What a spectacular couple of weeks. The sun shone, the medals poured in and the British spirit and goodwill flowed.
Winning athletes accepted their prizes with joy and humility, the crowd cheered and the volunteers were just outstanding providing the support and assistance needed to ensure the Olympics went swimmingly.
On Saturday I went to London for a specially convened meeting to discuss Women in the Olympics. Speakers included Nawal El Moutawakel , the first African-Muslim to win an Olympic gold who now dedicates her time to supporting women in sport, Baroness Tanni Grey-Thompson and HRH Prince Feisal of Jordan founder of Generations for Peace, using sport to promote peace.
All were congregated not only to applaud the progress of London 2012, the first Olympic games to have female contestants from Saudia Arabia, Qatar and Brunei, so ensuring female competitors from every nation taking part but also to look forward to developing female participation as a way of removing prejudice from sport and promoting peace. Could women play a key role in that aim?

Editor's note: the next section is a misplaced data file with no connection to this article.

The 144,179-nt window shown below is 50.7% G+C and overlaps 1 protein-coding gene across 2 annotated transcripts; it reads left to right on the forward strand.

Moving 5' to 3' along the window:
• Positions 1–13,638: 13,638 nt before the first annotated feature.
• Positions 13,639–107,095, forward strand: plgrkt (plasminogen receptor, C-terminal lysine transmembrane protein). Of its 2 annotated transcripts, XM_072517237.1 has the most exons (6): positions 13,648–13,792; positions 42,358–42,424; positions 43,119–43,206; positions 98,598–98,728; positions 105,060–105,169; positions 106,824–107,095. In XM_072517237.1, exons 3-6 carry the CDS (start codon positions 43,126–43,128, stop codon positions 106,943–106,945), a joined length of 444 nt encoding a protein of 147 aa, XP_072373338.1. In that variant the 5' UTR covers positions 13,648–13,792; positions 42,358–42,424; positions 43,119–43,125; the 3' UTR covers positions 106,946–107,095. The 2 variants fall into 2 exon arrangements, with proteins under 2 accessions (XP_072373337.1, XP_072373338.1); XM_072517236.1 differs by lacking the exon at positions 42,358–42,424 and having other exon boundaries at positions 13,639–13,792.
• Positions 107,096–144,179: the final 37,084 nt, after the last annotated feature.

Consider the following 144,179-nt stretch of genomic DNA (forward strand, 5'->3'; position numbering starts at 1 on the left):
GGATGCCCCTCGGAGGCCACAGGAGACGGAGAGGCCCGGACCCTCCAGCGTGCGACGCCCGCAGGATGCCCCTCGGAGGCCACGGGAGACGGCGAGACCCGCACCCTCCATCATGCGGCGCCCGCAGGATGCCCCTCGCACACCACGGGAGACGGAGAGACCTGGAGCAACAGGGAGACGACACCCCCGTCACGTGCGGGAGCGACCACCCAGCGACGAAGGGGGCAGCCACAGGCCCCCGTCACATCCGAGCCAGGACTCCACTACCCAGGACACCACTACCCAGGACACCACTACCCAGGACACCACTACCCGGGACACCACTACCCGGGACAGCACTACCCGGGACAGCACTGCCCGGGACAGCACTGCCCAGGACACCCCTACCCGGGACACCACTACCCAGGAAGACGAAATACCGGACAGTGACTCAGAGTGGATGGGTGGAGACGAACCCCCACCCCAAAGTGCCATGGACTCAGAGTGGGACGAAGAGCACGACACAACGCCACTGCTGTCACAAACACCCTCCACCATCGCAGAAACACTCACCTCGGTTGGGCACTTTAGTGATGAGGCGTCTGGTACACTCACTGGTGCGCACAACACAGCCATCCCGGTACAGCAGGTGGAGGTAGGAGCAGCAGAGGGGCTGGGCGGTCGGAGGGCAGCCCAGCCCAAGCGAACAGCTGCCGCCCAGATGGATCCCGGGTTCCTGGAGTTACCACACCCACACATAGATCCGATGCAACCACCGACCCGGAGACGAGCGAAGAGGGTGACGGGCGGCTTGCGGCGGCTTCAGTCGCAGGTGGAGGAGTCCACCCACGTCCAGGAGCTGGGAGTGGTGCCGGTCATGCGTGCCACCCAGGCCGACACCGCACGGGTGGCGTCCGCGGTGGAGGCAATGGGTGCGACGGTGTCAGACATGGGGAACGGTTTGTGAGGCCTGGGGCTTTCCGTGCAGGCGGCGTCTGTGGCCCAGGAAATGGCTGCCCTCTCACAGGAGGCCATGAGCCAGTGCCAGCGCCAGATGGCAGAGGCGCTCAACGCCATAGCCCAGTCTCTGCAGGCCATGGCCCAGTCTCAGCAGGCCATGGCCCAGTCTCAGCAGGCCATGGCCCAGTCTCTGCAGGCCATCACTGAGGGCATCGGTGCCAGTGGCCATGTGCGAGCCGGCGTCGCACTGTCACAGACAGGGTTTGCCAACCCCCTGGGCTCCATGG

The overall consensus was these games had been hugely positive, promoting women and overcoming prejudices, and by having media coverage of this sporting event to over 2 billion people worldwide had managed to reach out in a way that pure dialogue could not.
The meeting was held to discuss what further progress needed to be made in the run up to Rio and beyond. Women had a platform, and now as mothers they needed to use that platform for peace and justice within society, breaking down barriers within nations as well as between nations.